With average rents reaching US$2671 per square foot (sqf) per year, Hong Kong’s Causeway Bay has overtaken New York City’s Upper 5th Avenue, where average rents are a mere US$2250 per sqf per year, as the most expensive high street in the world.
Sydney’s Pitt Street Mall is the world’s seventh most expensive retail precinct, with rents remaining steady at $14,000 per sqm, according to Cushman & Wakefield’s annual ranking of the top 65 high streets around the world based on one entry per country.
The real estate company said that strong foot traffic and increased demand for experiential shopping has supported rents on Pitt Street Mall, where most retailers continue to trade strongly, particularly in the high-end luxury category.
Pitt Street ranks as the third most expensive retail precinct in the Asia Pacific region, behind Hong Kong’s Causeway Bay and Tokyo’s Ginza district. Melbourne’s Bourke Street Mall, where average rents reach $7000 per sqm, climbed from sixth to fifth, and Brisbane’s Queen street ranks eighth, with retail rents averaging $4500 per sqm.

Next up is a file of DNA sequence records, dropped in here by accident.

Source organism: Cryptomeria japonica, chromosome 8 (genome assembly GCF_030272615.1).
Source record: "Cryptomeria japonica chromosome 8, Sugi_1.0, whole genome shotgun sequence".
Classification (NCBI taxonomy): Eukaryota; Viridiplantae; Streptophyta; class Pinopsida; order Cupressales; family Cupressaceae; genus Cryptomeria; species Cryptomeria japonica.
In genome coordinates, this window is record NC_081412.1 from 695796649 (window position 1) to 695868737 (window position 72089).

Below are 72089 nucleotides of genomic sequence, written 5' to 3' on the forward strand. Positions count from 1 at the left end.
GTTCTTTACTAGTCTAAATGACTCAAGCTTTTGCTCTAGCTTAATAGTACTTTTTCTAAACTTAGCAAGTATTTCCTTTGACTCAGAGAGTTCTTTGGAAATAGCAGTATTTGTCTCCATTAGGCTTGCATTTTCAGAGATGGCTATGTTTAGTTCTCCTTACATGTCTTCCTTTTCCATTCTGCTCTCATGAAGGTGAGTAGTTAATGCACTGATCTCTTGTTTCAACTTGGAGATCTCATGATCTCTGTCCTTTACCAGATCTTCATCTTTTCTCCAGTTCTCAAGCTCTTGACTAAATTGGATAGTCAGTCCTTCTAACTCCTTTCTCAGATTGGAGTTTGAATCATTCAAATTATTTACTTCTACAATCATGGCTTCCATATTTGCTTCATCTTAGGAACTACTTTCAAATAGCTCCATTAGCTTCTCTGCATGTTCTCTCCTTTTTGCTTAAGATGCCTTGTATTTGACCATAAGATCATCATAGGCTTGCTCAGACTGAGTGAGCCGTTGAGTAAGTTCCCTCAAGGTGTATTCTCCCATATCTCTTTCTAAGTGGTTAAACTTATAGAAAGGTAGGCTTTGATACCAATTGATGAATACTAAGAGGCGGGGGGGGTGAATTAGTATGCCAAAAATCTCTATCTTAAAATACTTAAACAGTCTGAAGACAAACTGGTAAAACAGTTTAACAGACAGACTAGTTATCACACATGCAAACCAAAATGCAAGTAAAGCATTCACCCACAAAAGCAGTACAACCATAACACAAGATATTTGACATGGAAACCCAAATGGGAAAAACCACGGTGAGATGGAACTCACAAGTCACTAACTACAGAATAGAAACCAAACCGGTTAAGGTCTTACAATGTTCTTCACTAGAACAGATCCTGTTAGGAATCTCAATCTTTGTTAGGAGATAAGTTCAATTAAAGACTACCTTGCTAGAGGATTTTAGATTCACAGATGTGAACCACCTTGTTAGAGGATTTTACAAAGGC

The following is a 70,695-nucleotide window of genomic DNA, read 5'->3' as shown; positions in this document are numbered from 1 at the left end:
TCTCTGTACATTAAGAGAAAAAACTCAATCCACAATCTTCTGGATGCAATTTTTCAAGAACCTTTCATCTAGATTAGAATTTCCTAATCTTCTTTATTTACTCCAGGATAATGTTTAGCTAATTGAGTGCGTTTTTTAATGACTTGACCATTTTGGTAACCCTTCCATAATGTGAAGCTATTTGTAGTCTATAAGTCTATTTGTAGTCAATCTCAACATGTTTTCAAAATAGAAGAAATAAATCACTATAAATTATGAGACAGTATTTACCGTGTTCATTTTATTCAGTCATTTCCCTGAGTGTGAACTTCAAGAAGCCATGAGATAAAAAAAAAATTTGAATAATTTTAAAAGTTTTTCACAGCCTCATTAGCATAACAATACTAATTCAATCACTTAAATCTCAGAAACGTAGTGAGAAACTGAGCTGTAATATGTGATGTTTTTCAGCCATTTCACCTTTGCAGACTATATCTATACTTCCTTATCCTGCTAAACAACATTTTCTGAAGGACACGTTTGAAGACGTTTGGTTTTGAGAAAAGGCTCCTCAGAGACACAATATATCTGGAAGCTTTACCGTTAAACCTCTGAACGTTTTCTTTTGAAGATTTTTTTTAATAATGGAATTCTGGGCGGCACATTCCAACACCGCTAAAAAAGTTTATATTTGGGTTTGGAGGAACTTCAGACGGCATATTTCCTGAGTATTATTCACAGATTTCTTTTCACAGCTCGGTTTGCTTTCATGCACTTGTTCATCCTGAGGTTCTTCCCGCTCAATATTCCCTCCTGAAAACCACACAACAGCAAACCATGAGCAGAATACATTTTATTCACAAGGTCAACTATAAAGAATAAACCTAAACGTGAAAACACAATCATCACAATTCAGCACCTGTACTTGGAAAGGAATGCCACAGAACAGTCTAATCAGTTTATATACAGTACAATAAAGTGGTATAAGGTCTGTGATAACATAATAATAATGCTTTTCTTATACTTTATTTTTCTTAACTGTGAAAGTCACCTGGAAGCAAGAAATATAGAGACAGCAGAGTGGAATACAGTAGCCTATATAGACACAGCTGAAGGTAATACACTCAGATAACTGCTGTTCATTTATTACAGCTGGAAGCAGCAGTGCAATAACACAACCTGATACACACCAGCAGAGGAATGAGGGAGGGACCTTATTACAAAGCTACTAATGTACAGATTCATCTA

Despite rents in some parts of the Australian market softening, most notably in CBD strip retail areas, rents in higher footfall locations such as Pitt Street and Bourke Street have held firm, Cushman & Wakefield said.
“Australia has firmly maintained its position as host to one of the world’s top ten most expensive retail streets, as rents in higher footfall locations such as Pitt and Bourke Street have remained steady over the past 12 months,” Matt Hudson, Cushman & Wakefield’s national director of retail leasing, said.
“Encouragingly, demand for large stores has been strong. There are various examples in CBD locations where multiple smaller units have been consolidated into a larger flagship store, in order to drive sales and improve staff efficiency.
“A number of key locations are under development and currently seeking large scale flagship tenants, which is providing heightened competition for key shopping malls which do not offer the street or brand exposure of a flagship location.”